With the leadership in both states digging in their heels and putting politics ahead of propriety, there seems to be as little logic in the actions of the two chief ministers as there is water in the Cauvery basin. Jayalalitha's latest petition (October 8) requests the Supreme Court to "punish" Krishna, Karnataka irrigation minister H.K. Patil and its chief secretary A. Ravindra for contempt of court. On October 6 she had described Karnataka's conduct as "roguish" and an outraged Krishna responded by saying that Tamil Nadu was "perpetrating a fraud" and that he would go against the court's directive. Both have forsaken dialogue and taken to easier, emotive and politically convenient routes—"going to the people"—through a bandh (in Tamil Nadu) and a padayatra (in Karnataka). Karnataka has, in fact, not stopped at that. In protest, it has called off all Dussehra festivities and cable operators in the state have stopped telecasting Tamil channels. Their Tamil counterparts, in turn, have responded by stopping transmission of Kannada channels in the state.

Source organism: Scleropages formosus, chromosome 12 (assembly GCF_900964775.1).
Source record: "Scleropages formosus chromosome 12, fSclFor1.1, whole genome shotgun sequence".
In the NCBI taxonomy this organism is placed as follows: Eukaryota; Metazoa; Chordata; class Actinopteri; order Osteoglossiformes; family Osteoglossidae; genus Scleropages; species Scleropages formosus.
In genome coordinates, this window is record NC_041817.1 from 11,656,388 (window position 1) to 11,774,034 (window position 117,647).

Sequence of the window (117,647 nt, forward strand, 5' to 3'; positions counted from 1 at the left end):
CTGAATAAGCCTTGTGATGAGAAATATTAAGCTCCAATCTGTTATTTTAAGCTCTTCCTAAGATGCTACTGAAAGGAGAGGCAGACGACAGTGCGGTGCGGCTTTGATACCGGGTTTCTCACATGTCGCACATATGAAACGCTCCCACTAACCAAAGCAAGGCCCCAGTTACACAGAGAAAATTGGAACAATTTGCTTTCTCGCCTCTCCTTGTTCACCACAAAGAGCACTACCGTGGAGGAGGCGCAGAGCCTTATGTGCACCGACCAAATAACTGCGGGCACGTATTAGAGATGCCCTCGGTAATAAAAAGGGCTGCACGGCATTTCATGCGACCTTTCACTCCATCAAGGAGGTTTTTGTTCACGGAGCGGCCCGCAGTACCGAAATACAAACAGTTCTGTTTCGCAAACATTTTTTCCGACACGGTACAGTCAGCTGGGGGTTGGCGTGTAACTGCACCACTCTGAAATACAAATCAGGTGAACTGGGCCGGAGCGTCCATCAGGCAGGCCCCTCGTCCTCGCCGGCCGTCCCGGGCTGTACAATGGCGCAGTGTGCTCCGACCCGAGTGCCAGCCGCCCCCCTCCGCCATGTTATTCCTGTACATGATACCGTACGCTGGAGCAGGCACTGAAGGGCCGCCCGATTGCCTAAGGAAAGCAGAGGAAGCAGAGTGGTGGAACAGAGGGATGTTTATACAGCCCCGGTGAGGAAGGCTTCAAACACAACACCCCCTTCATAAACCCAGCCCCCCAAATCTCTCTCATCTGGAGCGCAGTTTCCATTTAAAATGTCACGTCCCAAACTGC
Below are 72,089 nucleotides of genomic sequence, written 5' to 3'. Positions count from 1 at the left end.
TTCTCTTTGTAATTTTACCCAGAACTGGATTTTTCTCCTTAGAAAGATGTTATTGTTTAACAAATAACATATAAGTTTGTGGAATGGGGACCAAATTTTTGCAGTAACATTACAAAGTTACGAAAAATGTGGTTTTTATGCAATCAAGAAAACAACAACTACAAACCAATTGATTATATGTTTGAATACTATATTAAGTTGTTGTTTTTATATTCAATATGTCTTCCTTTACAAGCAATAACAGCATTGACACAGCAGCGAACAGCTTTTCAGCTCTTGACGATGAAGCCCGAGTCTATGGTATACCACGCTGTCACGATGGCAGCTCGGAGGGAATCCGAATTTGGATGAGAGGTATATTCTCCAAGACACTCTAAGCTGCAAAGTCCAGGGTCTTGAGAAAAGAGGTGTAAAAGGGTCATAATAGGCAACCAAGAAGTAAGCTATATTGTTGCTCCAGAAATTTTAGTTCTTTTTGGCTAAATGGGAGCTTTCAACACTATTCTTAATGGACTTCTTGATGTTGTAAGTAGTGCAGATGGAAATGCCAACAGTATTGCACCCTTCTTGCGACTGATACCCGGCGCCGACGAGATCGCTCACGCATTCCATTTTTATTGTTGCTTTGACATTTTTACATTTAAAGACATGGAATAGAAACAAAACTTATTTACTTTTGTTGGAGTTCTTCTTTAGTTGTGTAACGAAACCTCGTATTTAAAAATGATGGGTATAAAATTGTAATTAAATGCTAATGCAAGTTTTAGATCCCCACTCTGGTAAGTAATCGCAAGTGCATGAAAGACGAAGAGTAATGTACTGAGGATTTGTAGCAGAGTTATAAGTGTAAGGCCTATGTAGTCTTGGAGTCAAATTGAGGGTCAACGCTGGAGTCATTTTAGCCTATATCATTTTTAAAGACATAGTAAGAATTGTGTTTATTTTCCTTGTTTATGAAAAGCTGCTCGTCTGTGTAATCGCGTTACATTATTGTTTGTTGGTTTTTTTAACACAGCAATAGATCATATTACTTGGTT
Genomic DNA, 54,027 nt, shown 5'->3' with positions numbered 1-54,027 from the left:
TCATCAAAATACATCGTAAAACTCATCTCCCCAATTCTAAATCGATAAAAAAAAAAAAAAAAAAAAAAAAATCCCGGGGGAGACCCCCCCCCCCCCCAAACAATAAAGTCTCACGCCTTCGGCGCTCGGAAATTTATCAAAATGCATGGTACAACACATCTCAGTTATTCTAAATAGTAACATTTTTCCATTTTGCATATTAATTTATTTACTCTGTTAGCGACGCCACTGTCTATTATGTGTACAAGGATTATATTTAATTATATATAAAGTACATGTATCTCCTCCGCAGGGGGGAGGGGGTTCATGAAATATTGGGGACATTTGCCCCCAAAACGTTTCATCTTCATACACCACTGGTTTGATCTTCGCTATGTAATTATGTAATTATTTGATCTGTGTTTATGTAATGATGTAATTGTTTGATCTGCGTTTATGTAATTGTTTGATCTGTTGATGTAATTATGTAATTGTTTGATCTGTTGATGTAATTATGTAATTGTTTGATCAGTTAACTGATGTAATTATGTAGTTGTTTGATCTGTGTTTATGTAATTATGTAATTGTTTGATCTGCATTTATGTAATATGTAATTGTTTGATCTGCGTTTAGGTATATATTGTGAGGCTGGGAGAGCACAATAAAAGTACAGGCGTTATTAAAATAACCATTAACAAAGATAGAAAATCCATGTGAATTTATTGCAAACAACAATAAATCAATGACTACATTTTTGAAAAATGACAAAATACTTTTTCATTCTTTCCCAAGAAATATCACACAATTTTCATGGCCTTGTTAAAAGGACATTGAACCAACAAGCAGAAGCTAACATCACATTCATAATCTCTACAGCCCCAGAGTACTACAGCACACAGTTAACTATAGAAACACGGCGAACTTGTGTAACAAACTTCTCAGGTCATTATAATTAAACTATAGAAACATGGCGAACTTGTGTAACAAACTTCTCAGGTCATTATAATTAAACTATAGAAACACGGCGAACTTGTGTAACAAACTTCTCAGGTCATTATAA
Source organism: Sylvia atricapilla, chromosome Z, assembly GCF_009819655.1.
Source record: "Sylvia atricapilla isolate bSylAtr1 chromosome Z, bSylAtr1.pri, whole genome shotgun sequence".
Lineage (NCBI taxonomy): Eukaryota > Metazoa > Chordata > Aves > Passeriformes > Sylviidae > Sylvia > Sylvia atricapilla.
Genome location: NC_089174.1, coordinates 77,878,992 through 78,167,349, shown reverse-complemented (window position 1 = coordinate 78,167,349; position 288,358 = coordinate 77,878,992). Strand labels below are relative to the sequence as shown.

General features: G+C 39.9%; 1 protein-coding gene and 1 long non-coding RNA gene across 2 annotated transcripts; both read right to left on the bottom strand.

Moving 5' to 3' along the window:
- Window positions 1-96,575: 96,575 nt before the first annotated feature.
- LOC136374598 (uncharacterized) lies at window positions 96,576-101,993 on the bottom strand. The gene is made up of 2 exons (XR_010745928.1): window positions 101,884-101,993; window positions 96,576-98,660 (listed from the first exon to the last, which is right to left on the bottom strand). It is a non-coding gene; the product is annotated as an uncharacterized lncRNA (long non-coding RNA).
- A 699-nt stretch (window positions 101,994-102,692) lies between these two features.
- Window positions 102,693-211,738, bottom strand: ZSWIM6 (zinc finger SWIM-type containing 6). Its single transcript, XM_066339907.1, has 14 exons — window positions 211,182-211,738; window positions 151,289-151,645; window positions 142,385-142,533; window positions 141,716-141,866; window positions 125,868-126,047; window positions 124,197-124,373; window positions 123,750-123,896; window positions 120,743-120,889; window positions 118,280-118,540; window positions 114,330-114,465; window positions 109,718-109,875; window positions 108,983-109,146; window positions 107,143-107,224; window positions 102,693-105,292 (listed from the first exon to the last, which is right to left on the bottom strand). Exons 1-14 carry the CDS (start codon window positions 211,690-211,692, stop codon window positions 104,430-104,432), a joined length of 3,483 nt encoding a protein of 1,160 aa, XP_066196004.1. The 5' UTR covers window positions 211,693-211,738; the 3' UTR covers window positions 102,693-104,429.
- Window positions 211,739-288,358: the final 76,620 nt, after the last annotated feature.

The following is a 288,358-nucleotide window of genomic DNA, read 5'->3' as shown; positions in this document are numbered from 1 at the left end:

Krishna has set out to fight probably the most decisive battle of his political career. Perhaps, in the bargain, he'll even forsake office, or undergo brief imprisonment as he flirts with contempt of court. On September 4, Krishna agreed to comply with the Supreme Court order to release 1.25 tmcft, but when on September 18 one of the three farmers who jumped into the waters drowned, Karnataka decided to stop the flow of water. "The government was compelled not to precipitate matters in order to prevent a repeat of violence and arson that was witnessed in Bangalore and other parts of Karnataka in 1991," the government pleaded in an affidavit to the Supreme Court, saying there was no "wilful disobedience" of its order.